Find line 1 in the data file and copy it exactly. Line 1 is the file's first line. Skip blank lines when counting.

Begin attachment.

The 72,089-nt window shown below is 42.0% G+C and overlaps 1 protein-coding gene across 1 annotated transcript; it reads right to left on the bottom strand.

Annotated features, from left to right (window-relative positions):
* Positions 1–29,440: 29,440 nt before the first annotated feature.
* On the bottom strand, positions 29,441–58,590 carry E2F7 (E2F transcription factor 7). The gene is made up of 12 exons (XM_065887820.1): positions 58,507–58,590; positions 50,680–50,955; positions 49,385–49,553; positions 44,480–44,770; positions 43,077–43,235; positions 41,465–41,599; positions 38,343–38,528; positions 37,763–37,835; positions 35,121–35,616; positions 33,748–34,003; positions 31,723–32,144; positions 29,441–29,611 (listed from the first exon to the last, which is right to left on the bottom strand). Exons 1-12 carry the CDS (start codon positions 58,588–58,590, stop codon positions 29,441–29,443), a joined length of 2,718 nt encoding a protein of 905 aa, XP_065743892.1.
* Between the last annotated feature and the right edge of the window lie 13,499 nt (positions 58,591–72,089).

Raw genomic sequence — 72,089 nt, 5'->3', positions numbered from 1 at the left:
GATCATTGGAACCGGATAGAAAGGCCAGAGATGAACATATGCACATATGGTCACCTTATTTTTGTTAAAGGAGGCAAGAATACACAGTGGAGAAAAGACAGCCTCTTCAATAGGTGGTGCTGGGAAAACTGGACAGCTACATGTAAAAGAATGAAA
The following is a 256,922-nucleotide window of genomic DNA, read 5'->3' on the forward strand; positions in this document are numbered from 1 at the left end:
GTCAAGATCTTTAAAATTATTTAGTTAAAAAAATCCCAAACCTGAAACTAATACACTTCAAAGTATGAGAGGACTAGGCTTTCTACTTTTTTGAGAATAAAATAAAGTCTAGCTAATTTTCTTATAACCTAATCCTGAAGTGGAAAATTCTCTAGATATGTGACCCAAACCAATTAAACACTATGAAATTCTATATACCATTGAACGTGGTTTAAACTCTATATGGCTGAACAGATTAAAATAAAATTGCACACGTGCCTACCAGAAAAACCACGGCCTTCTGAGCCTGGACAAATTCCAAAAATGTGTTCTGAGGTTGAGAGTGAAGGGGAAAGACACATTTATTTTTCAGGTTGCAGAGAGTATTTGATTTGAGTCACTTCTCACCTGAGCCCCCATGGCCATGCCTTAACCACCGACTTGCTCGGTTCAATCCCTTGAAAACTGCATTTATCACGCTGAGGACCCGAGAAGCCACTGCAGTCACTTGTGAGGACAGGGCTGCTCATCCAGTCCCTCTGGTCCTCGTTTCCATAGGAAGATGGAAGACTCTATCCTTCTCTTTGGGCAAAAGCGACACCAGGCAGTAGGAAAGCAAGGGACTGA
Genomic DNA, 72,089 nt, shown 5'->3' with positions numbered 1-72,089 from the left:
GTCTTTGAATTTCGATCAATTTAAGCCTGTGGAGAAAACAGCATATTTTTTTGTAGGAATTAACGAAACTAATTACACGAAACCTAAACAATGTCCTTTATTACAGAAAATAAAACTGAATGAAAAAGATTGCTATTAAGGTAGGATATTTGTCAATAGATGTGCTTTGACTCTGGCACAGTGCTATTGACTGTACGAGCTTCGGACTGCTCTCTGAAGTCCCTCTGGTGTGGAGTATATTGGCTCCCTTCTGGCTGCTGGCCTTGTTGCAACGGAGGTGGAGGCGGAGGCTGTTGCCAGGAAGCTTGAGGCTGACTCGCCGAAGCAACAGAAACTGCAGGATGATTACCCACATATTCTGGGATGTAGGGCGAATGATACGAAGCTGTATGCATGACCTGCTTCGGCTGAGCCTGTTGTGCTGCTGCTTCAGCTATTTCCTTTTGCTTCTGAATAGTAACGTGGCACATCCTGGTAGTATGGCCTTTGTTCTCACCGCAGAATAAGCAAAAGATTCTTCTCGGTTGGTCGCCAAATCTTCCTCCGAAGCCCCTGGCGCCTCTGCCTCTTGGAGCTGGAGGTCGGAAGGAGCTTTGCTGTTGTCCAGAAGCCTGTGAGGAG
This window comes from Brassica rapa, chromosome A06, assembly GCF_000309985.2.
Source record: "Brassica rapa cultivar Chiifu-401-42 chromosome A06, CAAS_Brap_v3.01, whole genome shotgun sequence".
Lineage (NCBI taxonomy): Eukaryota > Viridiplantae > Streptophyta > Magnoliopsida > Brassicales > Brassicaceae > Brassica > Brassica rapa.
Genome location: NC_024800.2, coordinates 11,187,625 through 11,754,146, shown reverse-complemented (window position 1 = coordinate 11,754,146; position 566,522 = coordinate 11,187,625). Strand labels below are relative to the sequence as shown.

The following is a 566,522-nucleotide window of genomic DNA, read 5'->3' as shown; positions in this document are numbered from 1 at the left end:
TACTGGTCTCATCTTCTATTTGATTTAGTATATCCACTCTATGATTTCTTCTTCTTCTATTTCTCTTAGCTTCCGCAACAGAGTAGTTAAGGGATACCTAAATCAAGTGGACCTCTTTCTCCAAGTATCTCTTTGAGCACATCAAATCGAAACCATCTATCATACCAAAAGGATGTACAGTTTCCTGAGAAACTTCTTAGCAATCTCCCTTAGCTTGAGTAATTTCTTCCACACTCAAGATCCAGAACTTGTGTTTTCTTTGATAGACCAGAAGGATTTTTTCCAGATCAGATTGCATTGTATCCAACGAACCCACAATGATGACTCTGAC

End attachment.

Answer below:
The 72,089-nt window shown below is 42.0% G+C and overlaps 1 protein-coding gene across 1 annotated transcript; it reads right to left on the bottom strand.